Mothers and women
So many people have been saying what the country needs, there’s really no reason Suchitra Krishnamoorthy, actor, pop singer, author, artist and sometimes also known as Shekhar Kapur’s ex-wife shouldn’t
So many people have been saying what the country needs, there’s really no reason Suchitra Krishnamoorthy, actor, pop singer, author, artist and sometimes also known as Shekhar Kapur’s ex-wife shouldn’t. That’s why God made Twitter na?
Suchitraji was thrilled that Kirron Kher won the election from Chandigarh. But she felt the best way to show her jubilation was to trash talk losing candidate, Gul Panang. Gul lost, she tweeted, because “India needs strong women and mothers, not cleavage flashers.”
Suitable outrage followed, including from Sonam Kapoor who was like, “I can’t believe a woman said that about a woman” — bravo Sonam! However she followed it up with a pakka K Soap dialogue “Women are women’s worst enemies.” Oh Sonam. Anyway I have a Feminism 101 kit ready in my bag at all times, so that if I ever run into you I can give it to you.
Because you could be a cool feminist but you gotta study, just a little, I beg you. Don’t tell me not to expect more from celebs. Sonam’s heart’s in the right place, and with better feminist expression she could be a great role model. We need more women who are sexy, strong and smart and should do what we can to help them be that way, including ask it for them.
After the uproar, Suchitraji, retracted her very tu-tu-main-main tweet and even apologised to Gul Panag. Since similar grace has been completely missing in the vicious Internet troll department post election results, I thought, acche din aa rahe hain.
Oh silly me. Suchitraji quickly followed up with: “Indian culture venerates motherhood and looks down on sexuality.” It’s possible that Nirupa Roy’s spirit has taken over Suchitraji’s account. If not, I am curious about why she thinks India needs mothers. Are we a country of silly children, who need to be looked after? Not very respectful to us!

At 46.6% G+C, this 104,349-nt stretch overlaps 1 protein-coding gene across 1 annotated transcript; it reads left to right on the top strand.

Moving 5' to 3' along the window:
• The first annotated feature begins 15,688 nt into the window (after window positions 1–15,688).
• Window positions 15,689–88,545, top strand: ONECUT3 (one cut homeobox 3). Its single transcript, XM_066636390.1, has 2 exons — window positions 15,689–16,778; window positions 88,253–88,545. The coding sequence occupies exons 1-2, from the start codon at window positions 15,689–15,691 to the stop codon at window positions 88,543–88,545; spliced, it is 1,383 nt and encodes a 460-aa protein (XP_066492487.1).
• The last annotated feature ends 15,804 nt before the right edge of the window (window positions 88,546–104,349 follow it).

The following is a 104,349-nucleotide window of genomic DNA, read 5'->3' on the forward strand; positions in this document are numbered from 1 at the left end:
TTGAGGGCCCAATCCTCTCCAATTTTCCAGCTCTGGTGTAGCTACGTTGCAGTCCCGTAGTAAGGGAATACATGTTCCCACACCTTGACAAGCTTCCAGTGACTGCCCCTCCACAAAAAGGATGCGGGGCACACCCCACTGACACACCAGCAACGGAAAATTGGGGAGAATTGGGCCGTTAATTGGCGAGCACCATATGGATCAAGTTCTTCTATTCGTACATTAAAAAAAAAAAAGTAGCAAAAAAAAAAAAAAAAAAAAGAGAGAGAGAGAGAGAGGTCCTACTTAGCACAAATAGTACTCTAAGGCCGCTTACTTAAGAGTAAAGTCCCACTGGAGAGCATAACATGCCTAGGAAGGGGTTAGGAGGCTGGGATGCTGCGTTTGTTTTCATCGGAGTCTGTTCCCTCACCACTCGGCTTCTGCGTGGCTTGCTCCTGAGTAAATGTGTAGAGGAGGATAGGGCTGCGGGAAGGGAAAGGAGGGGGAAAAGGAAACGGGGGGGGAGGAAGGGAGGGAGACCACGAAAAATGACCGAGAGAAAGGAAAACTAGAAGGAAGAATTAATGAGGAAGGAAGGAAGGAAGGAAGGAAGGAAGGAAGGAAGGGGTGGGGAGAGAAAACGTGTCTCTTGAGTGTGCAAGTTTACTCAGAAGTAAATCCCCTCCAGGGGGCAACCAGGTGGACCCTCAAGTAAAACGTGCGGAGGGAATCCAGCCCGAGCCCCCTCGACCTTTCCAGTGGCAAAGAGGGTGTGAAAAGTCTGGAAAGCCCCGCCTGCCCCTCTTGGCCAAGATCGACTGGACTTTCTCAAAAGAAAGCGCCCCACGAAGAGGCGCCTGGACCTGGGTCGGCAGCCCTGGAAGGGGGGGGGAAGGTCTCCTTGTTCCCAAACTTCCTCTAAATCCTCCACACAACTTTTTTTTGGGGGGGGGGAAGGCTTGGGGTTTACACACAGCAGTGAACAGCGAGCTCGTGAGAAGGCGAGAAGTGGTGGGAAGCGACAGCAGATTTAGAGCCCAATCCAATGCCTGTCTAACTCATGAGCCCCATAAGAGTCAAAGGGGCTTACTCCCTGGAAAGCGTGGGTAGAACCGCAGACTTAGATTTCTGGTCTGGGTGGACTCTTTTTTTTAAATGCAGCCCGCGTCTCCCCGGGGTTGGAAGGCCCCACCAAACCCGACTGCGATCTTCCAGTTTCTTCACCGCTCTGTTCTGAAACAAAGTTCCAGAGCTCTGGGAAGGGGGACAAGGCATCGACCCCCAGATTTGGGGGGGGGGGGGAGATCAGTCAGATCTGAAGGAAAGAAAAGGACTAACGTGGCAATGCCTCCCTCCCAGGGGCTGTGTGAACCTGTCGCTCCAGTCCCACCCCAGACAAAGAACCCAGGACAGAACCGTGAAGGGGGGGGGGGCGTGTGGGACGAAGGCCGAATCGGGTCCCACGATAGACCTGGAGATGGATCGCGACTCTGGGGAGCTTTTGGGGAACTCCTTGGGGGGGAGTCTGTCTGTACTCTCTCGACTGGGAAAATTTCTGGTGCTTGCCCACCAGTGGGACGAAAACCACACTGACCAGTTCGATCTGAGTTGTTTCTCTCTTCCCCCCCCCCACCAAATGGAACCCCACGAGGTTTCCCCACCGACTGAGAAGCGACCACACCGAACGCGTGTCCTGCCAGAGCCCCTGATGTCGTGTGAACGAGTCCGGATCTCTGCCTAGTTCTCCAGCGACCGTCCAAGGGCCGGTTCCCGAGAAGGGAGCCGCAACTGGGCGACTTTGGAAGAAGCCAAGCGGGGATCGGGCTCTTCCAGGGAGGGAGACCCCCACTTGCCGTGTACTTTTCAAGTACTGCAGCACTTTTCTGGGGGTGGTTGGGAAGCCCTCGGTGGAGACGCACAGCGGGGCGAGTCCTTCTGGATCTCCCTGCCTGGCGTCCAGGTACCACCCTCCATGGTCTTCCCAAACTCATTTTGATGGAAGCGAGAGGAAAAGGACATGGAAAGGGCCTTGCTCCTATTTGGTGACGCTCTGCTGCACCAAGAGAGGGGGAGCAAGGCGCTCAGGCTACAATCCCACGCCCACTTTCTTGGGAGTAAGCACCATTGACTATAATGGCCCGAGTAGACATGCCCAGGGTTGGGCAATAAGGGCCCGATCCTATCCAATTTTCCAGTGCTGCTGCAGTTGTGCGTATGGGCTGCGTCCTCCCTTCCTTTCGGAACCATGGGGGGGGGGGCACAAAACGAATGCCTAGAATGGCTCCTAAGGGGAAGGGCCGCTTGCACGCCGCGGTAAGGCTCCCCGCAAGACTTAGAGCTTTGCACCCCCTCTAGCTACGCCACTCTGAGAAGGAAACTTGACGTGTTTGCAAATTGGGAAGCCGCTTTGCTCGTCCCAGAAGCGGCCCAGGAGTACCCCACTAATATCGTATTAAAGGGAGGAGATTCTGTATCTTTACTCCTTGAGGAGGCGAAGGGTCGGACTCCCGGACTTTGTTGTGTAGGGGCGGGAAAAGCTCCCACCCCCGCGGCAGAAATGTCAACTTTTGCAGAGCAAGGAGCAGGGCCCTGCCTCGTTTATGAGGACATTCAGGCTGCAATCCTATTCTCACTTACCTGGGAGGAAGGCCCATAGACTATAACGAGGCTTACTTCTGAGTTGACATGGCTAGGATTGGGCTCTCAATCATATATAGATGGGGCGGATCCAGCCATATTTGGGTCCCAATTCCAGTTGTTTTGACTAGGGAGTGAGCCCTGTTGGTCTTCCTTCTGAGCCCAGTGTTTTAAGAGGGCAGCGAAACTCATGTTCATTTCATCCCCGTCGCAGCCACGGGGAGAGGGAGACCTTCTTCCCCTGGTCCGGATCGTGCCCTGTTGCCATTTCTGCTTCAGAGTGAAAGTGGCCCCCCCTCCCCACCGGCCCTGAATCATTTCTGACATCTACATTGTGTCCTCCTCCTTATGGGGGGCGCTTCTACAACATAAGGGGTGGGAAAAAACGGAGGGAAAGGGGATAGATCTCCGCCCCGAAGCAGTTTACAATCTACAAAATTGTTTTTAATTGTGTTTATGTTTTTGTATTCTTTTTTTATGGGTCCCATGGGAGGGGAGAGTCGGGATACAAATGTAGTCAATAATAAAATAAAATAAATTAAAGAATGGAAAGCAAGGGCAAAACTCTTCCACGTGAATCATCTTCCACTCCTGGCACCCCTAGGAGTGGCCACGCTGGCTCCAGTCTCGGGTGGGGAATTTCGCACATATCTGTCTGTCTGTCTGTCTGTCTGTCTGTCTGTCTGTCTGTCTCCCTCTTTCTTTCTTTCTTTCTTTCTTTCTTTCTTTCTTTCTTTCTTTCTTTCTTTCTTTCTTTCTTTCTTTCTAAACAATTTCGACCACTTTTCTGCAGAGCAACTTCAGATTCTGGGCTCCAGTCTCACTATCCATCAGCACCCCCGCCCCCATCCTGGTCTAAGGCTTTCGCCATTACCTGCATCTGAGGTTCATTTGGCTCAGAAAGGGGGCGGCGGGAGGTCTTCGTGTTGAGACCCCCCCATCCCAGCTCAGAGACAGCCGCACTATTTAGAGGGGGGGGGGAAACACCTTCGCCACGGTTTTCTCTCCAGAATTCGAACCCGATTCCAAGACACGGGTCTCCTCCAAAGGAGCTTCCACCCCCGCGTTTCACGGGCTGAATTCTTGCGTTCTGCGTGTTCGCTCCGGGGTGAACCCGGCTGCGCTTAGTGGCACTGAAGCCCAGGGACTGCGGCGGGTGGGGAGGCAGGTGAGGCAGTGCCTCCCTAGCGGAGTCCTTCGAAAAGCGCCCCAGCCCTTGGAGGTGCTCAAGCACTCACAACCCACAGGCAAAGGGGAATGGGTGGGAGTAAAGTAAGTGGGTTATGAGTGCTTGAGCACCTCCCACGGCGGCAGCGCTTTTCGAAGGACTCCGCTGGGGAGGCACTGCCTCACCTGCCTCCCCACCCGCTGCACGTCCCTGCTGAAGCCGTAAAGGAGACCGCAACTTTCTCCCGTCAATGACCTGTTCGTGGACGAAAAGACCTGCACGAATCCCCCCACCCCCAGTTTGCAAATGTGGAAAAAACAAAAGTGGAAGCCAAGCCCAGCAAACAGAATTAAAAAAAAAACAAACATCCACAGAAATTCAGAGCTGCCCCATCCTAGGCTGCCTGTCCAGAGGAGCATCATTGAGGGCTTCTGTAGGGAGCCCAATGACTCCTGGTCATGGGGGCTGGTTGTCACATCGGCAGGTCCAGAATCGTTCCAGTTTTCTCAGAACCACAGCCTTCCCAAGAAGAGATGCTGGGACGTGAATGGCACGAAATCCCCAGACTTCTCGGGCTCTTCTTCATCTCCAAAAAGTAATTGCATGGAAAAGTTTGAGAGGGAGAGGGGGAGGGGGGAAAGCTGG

This veneration of motherhood is the biggest number done on women. Just like impossible ideals of being fair-skinned or size zero make women feel like failures when they can’t live up to them, so the idealisation of motherhood is designed to make most normal mothers feel inadequate — besides dissing all women who don’t choose motherhood.
There are all kinds of moms, just like there are all kinds of women — because mothers are women too. Some are effortlessly great at it and love it. Some hate it but do their duty. Some are unable to do it well and hate themselves.
On top of it women are supposed to be naturally made for motherhood, so the burden of parenting is mostly theirs, making women feel overwhelmed, over-worked, underslept, short-changed, ill-treated and often very alone. But koi baat nahin, because you know, we venerate you.
It’s one of the hardest unpaid jobs around. If anything, India needs more fathers and single aunts and uncles who help with parenting. Also, news flash (not same as cleavage flash): Women become mothers after having sex. If you disrespect the latter, you automatically disrespect the former.
By choosing sexuality as a basis for eligibility, Suchitraji reduced all women (including herself) to sex objects, nothing else. Flat-chested or buxom, in T-shirts or sexy sari blouses, what’s the connection to a woman’s capabilities? Suchitraji is not alone. Most Internet trolls assault any woman who expresses an opinion counter to theirs, with sexual abuse.
Everyone’s saying we are heading towards a new future. Perhaps we are. But with barely 11 per cent women in Parliament, (only 2 more women MPs than 2009) won’t be much fun for us if it’s with these all too old thoughts.
Paromita Vohra is an award-winning Mumbai-based filmmaker, writer and curator working with fiction and non-fiction. Reach her at www.parodevi.com. The views expressed in this column are the individual’s and don’t represent those of the paper.